LIP-SERVICE
By Patty Lynn

I taught a common idiom to one who’d never heard…
It used in any way at all, they’d never heard the word.
I tried explaining idioms, but I was not successful,
It fact, the more I talked of it, the more they found it stressful.

I took a breath and simplified, I asked if this was known,
The old expression, TALK IS CHEAP, now that was in the zone.
And then I took that moment to stress just what it meant
To merely make the promises but not have the intent…

To follow through, to do the job, to mean just what you say.
So often that’s the way it goes, especially today.
It seems your word is not your bond, the way it used to be,
And though I think it should be so, I seldom ever see…

That someone really is on time, the work’s done partially,
And since this has become the norm, the problem lies with me…
Because, well, I expect too much and this is what I’m told,
“Don’t fuss, relax, it will get done, don’t worry and don’t scold.”

No, I won’t preach, I won’t bemoan that some don’t keep their word,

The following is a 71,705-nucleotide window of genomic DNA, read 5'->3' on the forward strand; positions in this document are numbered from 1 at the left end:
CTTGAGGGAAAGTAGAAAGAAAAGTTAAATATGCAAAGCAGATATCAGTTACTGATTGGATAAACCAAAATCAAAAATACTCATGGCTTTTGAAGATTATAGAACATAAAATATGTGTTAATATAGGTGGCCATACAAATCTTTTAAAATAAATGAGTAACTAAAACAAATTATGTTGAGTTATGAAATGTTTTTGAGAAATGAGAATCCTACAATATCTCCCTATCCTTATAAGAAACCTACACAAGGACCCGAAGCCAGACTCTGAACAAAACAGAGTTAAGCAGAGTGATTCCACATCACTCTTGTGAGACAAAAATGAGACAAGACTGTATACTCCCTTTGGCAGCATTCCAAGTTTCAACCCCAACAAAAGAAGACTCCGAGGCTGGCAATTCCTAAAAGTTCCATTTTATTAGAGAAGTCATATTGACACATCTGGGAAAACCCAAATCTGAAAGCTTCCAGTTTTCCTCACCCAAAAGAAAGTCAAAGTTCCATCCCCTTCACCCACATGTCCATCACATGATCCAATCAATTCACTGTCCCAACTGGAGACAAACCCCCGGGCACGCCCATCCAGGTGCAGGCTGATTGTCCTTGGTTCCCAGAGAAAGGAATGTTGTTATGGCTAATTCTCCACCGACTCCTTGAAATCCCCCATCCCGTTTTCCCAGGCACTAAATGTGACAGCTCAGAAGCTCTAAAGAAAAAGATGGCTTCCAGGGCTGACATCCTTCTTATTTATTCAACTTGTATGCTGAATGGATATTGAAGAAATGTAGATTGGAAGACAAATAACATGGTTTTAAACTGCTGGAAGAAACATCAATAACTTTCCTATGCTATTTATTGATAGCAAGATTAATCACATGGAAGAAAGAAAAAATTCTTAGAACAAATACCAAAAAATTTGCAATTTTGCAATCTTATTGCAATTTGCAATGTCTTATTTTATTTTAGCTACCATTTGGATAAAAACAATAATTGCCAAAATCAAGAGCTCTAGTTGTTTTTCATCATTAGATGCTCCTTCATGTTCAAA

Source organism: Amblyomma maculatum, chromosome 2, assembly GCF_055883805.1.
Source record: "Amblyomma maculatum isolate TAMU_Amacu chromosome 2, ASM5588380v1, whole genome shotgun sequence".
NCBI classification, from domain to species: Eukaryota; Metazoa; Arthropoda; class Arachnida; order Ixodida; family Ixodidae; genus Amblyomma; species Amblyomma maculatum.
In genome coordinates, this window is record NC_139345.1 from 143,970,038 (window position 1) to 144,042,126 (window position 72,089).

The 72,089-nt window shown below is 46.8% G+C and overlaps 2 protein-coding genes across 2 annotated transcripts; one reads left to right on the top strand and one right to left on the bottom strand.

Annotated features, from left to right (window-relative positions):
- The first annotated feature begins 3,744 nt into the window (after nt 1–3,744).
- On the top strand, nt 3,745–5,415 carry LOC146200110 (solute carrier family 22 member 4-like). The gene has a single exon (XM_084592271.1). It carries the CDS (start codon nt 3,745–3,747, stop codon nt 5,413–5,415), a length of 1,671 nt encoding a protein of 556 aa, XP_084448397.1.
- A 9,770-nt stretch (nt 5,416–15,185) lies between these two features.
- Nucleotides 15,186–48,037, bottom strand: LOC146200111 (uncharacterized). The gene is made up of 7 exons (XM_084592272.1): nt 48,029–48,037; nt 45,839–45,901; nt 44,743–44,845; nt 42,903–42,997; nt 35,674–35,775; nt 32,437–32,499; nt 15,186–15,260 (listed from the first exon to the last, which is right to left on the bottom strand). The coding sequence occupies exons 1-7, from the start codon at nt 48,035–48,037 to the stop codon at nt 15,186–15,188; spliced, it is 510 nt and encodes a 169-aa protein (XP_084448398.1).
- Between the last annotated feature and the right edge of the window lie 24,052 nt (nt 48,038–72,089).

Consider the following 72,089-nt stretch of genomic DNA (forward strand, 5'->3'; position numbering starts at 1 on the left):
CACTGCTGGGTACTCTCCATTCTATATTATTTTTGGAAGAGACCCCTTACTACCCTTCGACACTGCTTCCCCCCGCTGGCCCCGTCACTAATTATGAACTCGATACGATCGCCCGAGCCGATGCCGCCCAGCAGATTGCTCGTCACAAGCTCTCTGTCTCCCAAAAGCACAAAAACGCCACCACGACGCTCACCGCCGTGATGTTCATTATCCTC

And merely say they’ll do something and their intent is blurred.
For me a promise is just that, my words have got a purpose,
But whether I agree or not, I’ve just explained LIP SERVICE. 

Sunday, July 2, 2017

GUESS YOU CAN CALL ME DEBBIE DOWNER

I've known I was going to write this poem for a long time, but I have to admit, I've put it off as long as I could. Why? I guess I thought if I didn't write it, I didn't have to face the fact that this means so much to me.  But I have to face it, IT DOES! So, as my good friend says, "It is what it is."


IN MOURNING
By Patty Lynn

I’ve figured out the reason, just why I’m feeling glum,
The loss that I am mourning is not a common one.
I mean not everybody feels this deep, abiding loss,